The extreme sensory environment of subterranean caves presents an adaptive challenge for troglobitic organisms. Although caves provide distinct selective pressures (e. g., darkness, food scarcity), advantages often come with living in isolated places. The cave-adapted (hypogean) form of the teleost Astyanax mexicanus lacks predators in its natural environment, unlike its ancestral surface (epigean) form that inhabits the nearby rivers. This species provides a unique opportunity for comparative studies because A. mexicanus has invaded the cave environment multiple times, providing us with independent comparative adaptive experiments. Here, we examine kinematic parameters that characterize the escape responses of various forms of A. mexicanus. We demonstrate that populations differ in details of fast start performance, but that surface fish do not perform better than cavefish in escape responses. Our results are more consistent with genetic drift or divergent selection among caves than with relaxation of selection in determining the evolution of escape behavior in this system.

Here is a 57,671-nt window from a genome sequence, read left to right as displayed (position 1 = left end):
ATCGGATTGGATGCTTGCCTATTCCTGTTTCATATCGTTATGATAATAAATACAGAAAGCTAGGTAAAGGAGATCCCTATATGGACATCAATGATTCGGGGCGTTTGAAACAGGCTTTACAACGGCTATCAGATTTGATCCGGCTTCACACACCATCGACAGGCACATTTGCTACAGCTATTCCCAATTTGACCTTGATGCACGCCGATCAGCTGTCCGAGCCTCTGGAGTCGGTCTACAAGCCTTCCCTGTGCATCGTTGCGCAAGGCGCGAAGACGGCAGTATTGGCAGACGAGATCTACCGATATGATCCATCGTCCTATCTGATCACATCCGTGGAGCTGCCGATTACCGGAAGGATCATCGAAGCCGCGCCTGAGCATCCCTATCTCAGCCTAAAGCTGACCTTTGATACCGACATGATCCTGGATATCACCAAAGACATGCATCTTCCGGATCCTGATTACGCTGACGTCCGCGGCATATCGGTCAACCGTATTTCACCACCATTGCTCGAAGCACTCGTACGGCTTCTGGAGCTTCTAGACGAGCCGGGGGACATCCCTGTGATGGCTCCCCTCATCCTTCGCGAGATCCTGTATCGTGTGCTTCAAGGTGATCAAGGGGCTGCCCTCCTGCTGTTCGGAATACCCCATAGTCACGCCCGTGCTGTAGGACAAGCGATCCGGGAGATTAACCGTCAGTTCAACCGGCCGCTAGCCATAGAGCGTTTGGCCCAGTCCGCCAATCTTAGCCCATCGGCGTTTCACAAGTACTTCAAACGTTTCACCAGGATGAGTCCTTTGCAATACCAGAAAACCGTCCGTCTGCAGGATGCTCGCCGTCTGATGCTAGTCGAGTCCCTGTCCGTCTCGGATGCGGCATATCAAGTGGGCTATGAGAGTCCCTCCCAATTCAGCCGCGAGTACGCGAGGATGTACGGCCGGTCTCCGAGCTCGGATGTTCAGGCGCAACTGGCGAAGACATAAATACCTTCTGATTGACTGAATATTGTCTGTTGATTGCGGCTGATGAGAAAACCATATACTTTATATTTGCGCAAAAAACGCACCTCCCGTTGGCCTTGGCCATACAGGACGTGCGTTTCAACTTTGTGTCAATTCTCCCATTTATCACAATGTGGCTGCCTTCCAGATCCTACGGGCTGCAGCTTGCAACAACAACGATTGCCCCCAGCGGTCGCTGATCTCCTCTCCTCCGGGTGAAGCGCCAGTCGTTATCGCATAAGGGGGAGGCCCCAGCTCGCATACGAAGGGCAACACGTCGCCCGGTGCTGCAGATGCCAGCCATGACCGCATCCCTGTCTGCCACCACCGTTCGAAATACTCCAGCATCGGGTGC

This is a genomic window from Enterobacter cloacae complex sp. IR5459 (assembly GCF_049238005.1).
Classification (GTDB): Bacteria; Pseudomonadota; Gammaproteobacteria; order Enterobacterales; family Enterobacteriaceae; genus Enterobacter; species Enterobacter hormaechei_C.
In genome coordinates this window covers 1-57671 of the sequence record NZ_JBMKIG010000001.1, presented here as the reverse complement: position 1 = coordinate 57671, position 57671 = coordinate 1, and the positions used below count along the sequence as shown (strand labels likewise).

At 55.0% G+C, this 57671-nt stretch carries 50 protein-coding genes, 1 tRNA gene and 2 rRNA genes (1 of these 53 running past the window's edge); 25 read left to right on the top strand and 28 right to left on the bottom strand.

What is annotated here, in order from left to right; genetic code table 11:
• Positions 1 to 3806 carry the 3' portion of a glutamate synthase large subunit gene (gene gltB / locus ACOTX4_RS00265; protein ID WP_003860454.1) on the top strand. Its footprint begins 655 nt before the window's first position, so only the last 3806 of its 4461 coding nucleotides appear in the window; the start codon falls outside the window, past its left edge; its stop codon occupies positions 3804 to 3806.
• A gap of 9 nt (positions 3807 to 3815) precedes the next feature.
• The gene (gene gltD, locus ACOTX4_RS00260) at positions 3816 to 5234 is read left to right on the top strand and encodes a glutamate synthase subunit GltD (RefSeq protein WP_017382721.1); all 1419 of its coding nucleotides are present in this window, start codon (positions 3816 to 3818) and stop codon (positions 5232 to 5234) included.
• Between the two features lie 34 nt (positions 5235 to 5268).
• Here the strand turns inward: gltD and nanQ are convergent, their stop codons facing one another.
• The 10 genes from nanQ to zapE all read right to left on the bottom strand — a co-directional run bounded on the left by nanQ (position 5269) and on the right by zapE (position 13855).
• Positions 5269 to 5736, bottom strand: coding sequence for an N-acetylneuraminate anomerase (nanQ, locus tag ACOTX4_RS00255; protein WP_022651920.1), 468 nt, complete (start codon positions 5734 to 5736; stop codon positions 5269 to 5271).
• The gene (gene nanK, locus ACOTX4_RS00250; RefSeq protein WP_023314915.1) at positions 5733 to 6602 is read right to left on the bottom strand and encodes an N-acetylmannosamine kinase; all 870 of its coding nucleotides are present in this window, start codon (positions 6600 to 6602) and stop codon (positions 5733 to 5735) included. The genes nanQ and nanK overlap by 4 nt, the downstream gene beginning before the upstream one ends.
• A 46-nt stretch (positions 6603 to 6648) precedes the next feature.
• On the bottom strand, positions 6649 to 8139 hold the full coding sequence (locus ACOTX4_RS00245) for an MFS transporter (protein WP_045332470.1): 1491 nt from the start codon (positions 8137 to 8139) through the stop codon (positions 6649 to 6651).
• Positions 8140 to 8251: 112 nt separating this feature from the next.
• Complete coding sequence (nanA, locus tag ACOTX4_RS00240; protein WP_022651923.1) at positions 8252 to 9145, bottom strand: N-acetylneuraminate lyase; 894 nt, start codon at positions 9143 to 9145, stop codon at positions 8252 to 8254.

All Science Journal Classification (ASJC) codes
- Ecology, Evolution, Behavior and Systematics
- Animal Science and Zoology